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MFS Modern Fiction Studies 48.3 (2002) 761-763



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Book Review

A Trauma Artist:
Tim O'Brien and the Fiction of Vietnam


Mark A. Heberle. A Trauma Artist: Tim O'Brien and the Fiction of Vietnam. Iowa City: U of Iowa P, 2001. xxvii + 344 pp.

There is perhaps no category of contemporary American literature more suitable to biographical criticism and to the theoretical construct of trauma than that which attempts to represent the Vietnam War. Many of the Vietnam War novelists were also soldiers, and soldier/writer Tim O'Brien became preeminent among them in 1978, with Going After Cacciato. In 1990 his position was confirmed with The Things They Carried. Although these two books have received the largest part of the critical attention given O'Brien, in recent years several book-length works, including Steven [End Page 761] Kaplan's Understanding Tim O'Brien (1995) and Toby Herzog's Tim O'Brien (1997), have considered all or most of O'Brien's novels, explicating his works within a largely biographical critical framework. Mark Heberle's A Trauma Artist: Tim O'Brien and the Fiction of Vietnam both perpetuates and elaborates upon this critical trend in exceptional fashion. Basing his biographical and literary accounts of O'Brien and his works on the theory and criteria of post-traumatic stress disorder (PTSD), Heberle moves beyond his predecessors in presenting O'Brien's works as having their origins in O'Brien's own traumatizations, while at the same time transcending those origins "to include love as well as war, childhood and marriage and the death of parents, individual moments of crisis and the violence of American history and culture, personal and national nightmares."

In an interview with Herzog in 1995, O'Brien warned that biographical information should not "be used to support a pop-psychology analysis of his life or a facile reading of his works as products of his own psychic therapy." While this study does indeed use the psychological paradigm of trauma and post-traumatization to analyze O'Brien's life, works, and the connections between the two, Heberle's readings are neither simplistic nor do they support confessional or therapeutic interpretations. After an informative discussion of PTSD in his first chapter, Heberle moves systematically through all of O'Brien's books, and as Philip Beidler, an early reviewer, remarked, his readings are thorough and meticulous. As he moves from If I Die in a Combat Zone through Tomcat in Love, Heberle develops the theory that in all of O'Brien's works "[t]rauma is not so much the subject [. . .] as it is the medium within which and out of which his protagonists are impelled to revisit and rewrite their life experiences." O'Brien's main characters are indeed revisions of himself, imaginative fabrications of his own experiences, but "we cannot simply identify their traumatization with O'Brien's own." Rather, according to Heberle, O'Brien's writing "refabricates personal experience in order to transcend it through or re-create it as fiction, an art of trauma of which O'Brien is a supreme practitioner" (emphasis added).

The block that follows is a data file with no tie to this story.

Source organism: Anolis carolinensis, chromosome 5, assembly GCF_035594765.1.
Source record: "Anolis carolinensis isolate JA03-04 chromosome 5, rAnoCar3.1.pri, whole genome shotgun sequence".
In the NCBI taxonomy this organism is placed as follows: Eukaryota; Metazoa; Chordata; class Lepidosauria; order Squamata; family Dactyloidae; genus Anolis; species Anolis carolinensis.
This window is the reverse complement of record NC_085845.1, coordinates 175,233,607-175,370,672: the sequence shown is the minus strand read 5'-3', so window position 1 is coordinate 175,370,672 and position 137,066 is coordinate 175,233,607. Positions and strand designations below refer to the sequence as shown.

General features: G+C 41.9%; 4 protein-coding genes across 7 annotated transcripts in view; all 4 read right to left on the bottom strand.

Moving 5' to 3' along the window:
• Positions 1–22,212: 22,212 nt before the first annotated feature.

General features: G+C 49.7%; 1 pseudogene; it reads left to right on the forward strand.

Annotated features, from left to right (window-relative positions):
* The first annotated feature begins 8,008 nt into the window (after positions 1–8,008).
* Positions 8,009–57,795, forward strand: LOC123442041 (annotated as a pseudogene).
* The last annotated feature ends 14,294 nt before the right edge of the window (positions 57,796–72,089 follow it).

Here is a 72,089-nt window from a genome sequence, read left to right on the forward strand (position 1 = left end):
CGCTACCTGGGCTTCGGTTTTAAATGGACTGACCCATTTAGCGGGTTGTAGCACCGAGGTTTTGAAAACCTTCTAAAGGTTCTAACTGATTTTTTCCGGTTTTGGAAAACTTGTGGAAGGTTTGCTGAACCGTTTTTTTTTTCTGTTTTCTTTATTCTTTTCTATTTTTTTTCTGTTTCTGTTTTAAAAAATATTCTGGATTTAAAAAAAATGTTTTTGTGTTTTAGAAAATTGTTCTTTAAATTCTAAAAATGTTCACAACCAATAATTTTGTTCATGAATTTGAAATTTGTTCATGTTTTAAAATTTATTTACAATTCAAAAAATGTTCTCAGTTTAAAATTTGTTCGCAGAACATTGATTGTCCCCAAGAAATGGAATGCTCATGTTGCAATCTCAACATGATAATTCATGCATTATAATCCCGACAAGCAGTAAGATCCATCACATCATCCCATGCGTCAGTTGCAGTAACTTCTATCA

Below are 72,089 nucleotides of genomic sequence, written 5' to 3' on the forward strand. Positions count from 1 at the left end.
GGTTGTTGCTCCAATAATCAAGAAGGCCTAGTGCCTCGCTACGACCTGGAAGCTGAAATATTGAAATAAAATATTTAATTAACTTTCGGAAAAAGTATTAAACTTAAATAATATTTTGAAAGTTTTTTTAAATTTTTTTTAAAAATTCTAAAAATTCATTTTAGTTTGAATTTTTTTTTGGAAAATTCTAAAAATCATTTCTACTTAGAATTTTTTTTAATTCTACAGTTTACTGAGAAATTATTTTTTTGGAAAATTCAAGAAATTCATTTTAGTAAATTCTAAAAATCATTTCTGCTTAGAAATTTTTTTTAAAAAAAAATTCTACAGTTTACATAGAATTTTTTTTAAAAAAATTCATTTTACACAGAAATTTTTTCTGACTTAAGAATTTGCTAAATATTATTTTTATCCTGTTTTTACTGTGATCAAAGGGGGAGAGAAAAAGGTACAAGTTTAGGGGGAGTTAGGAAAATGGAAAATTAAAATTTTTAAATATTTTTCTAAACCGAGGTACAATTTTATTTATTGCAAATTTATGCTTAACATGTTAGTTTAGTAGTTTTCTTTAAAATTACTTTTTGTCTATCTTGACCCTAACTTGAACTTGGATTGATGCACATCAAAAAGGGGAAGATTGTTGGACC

Similarly, Heberle's readings both confirm and deny O'Brien's status as a "Vietnam writer," a designation that O'Brien has also consistently sought to discourage. While Heberle demonstrates that an understanding of O'Brien's fictions must be accompanied by the consideration [End Page 762] of O'Brien's wartime experience, he paradoxically supports the author's appeals by concluding that "Vietnam is a traumatic resource, not the subject of his writing," that "O'Brien's work exposes what the writer first discovered for himself through Vietnam: the fragility of selfhood, inevitably subject to physical, psychic, and moral ruin and the cultural paradigms that form and deform our lives as Americans," and as human beings.

Interestingly, while it is the paradigm of trauma that makes possible many of Heberle's most valuable insights into O'Brien's works, it is perhaps, at the same time, the main inadequacy of A Trauma Artist. Heberle does attempt...

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